In his second program at the Dorothy Chandler Pavilion with the London Philharmonic Orchestra, Franz Welser-Most revealed characteristics of both a poet and an almost brutal athlete. Integration, unfortunately, proved rare.
Monday evening, the young conductor gave us the complete package consistently only in Elgar's Introduction and Allegro for Strings. He made all the thematic permutations and structural shifts seem fully organic, enforcing a propulsive sweep that did not preclude songful point.
The strings responded with professional ardor, rich yet flexible in sound and uniform in articulation. The first-desk quartet demonstrated fluent ensemble as well as distinctive solo personalities.
In Brahms' Second Symphony, Welser-Most's reading seemed predicated largely on contrast. In the opening movement he stressed textbook dichotomies--and old ones, at that--between first and second themes, with radical swings from manic frothing to elegant introspection.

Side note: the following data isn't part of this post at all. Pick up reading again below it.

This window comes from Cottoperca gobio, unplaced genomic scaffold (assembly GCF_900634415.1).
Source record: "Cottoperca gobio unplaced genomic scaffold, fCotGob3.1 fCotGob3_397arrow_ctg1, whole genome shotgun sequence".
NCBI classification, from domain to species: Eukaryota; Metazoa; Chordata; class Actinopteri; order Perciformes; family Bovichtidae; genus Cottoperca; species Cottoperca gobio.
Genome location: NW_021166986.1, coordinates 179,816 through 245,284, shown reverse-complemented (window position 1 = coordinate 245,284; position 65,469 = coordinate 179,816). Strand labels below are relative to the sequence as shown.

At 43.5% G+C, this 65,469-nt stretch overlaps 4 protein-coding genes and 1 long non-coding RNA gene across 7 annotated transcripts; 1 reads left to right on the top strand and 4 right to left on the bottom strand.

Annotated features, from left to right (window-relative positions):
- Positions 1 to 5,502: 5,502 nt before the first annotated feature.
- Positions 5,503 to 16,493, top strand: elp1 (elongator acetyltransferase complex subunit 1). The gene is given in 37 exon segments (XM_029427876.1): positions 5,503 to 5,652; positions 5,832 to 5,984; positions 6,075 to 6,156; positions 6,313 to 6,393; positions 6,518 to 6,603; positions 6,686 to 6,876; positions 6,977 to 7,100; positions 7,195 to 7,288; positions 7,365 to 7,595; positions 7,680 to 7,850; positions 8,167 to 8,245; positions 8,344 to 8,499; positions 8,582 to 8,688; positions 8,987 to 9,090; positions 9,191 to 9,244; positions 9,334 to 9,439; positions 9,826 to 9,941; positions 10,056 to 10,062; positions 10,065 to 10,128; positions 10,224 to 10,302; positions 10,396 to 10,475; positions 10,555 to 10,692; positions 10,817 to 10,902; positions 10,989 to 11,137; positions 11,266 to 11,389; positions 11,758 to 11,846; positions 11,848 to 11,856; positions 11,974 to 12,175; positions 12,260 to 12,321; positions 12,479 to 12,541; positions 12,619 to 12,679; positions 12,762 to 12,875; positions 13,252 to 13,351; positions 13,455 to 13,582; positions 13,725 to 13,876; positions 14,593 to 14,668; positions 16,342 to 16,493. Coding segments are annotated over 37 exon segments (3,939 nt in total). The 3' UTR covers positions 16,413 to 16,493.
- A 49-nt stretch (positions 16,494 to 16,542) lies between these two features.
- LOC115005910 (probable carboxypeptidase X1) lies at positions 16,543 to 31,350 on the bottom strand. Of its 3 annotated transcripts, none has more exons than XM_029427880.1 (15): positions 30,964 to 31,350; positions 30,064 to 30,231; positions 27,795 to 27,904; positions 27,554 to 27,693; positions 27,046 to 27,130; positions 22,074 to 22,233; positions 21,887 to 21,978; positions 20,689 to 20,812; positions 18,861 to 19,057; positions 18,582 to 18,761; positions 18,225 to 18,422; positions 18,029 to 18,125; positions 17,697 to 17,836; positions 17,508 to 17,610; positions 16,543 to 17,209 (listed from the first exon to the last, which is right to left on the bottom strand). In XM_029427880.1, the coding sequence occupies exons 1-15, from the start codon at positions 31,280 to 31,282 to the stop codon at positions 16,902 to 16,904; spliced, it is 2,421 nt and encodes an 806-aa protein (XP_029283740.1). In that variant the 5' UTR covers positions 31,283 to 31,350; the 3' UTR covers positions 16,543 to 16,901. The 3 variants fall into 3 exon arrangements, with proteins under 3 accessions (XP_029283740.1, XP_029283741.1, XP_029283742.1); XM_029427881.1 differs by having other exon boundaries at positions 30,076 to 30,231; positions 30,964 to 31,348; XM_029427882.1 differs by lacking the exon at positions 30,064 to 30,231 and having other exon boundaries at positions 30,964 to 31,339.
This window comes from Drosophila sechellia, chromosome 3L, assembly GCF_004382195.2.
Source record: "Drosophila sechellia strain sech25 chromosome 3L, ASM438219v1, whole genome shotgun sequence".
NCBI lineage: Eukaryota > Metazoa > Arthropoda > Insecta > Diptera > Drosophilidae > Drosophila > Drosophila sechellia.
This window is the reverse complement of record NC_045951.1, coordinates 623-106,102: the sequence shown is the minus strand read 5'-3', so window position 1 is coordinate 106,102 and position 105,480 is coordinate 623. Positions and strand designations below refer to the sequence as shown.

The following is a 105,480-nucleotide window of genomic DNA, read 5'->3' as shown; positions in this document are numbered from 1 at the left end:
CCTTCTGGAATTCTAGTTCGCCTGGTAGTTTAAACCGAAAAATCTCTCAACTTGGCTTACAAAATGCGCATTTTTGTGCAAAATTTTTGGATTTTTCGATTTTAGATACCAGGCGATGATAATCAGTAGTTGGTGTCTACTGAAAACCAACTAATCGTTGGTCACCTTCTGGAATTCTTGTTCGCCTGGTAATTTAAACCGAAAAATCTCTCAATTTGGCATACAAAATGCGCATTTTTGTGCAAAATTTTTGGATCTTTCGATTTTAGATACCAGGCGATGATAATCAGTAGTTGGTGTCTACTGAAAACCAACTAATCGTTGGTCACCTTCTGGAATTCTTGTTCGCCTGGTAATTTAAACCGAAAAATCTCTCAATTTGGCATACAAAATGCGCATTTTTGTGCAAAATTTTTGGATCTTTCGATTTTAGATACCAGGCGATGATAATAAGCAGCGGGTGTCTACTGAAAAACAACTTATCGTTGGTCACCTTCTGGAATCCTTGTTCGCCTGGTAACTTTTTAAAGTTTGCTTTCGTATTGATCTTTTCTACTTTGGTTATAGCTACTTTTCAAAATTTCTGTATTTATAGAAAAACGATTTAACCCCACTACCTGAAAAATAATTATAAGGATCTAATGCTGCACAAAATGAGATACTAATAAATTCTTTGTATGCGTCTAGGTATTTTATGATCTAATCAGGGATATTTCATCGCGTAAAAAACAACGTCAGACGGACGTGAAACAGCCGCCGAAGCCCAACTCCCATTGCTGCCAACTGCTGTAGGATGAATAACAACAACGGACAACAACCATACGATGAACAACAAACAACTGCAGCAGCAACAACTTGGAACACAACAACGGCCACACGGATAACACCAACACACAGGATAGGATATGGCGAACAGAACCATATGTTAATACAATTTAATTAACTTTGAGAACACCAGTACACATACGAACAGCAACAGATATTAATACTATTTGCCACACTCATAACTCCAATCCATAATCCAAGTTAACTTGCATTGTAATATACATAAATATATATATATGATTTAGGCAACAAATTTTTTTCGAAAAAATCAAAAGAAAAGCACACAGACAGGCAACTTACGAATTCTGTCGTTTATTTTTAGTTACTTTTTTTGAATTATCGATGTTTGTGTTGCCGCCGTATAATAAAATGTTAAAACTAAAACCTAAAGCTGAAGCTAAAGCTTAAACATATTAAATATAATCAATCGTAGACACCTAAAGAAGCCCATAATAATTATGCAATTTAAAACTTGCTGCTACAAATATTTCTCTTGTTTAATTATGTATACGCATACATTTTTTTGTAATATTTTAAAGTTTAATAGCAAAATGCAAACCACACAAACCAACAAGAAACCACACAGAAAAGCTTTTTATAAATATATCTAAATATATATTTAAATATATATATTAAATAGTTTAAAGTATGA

The Adagio and Allegretto fared best here, pertinently defined with unexaggerated character by the orchestra's music director. In the finale, muscular assertion dominated a scenario more varied than Welser-Most indicated.
His players seemed to reflect his ideas faithfully, providing mellow, expressive work when allowed and dutifully rising to strutting stridencies at his most fevered urgings in the outer movements.
A curious concept of Classical style was on view in the opening Haydn Symphony No. 102. Welser-Most set fashionably brisk paces for the unfashionably full orchestra, with the emphasis all on tunes and tempo.
The luminous Adagio came to grief through coarse balances, with principal cellist Robert Truman arguing the relevance of his solo obbligato bravely but almost inaudibly against all those violins, a thick woodwind blanket and the benign neglect of his conductor. In the outer movements speed and size combined to blur many details, leaving only a vividly kinetic Minuetto as a full revelation of Haydnesque glory.